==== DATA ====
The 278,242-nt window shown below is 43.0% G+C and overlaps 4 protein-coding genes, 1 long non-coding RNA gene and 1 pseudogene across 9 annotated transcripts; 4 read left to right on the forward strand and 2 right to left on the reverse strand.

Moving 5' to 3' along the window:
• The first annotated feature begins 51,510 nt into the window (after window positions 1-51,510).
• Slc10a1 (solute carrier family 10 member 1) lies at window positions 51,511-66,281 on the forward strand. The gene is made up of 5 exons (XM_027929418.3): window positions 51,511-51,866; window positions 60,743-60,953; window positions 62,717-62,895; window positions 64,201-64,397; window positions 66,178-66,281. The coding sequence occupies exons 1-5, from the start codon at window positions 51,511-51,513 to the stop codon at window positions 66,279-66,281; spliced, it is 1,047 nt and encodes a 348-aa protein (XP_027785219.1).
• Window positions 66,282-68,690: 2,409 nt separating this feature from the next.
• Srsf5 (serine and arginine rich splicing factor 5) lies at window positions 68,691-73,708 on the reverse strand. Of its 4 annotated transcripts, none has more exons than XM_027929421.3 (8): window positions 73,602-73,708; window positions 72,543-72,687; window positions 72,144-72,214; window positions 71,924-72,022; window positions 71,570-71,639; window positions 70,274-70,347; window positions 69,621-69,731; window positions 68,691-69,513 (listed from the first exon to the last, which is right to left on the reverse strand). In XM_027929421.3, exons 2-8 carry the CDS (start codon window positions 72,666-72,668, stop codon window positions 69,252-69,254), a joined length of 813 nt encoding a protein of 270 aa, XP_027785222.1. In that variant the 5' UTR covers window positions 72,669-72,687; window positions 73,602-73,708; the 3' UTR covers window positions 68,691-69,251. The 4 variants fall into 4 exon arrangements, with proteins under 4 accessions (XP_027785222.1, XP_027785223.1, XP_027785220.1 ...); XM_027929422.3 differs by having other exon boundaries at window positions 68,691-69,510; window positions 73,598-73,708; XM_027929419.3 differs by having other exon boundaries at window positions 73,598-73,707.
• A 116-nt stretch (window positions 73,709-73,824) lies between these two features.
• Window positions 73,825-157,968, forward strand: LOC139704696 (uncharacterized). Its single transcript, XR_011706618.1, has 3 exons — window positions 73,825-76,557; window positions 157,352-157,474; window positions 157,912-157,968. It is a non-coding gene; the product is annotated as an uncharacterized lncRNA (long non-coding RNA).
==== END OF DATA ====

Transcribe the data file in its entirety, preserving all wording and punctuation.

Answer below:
The 278,242-nt window shown below is 43.0% G+C and overlaps 4 protein-coding genes, 1 long non-coding RNA gene and 1 pseudogene across 9 annotated transcripts; 4 read left to right on the forward strand and 2 right to left on the reverse strand.

Moving 5' to 3' along the window:
• The first annotated feature begins 51,510 nt into the window (after window positions 1-51,510).
• Slc10a1 (solute carrier family 10 member 1) lies at window positions 51,511-66,281 on the forward strand. The gene is made up of 5 exons (XM_027929418.3): window positions 51,511-51,866; window positions 60,743-60,953; window positions 62,717-62,895; window positions 64,201-64,397; window positions 66,178-66,281. The coding sequence occupies exons 1-5, from the start codon at window positions 51,511-51,513 to the stop codon at window positions 66,279-66,281; spliced, it is 1,047 nt and encodes a 348-aa protein (XP_027785219.1).
• Window positions 66,282-68,690: 2,409 nt separating this feature from the next.
• Srsf5 (serine and arginine rich splicing factor 5) lies at window positions 68,691-73,708 on the reverse strand. Of its 4 annotated transcripts, none has more exons than XM_027929421.3 (8): window positions 73,602-73,708; window positions 72,543-72,687; window positions 72,144-72,214; window positions 71,924-72,022; window positions 71,570-71,639; window positions 70,274-70,347; window positions 69,621-69,731; window positions 68,691-69,513 (listed from the first exon to the last, which is right to left on the reverse strand). In XM_027929421.3, exons 2-8 carry the CDS (start codon window positions 72,666-72,668, stop codon window positions 69,252-69,254), a joined length of 813 nt encoding a protein of 270 aa, XP_027785222.1. In that variant the 5' UTR covers window positions 72,669-72,687; window positions 73,602-73,708; the 3' UTR covers window positions 68,691-69,251. The 4 variants fall into 4 exon arrangements, with proteins under 4 accessions (XP_027785222.1, XP_027785223.1, XP_027785220.1 ...); XM_027929422.3 differs by having other exon boundaries at window positions 68,691-69,510; window positions 73,598-73,708; XM_027929419.3 differs by having other exon boundaries at window positions 73,598-73,707.
• A 116-nt stretch (window positions 73,709-73,824) lies between these two features.
• Window positions 73,825-157,968, forward strand: LOC139704696 (uncharacterized). Its single transcript, XR_011706618.1, has 3 exons — window positions 73,825-76,557; window positions 157,352-157,474; window positions 157,912-157,968. It is a non-coding gene; the product is annotated as an uncharacterized lncRNA (long non-coding RNA).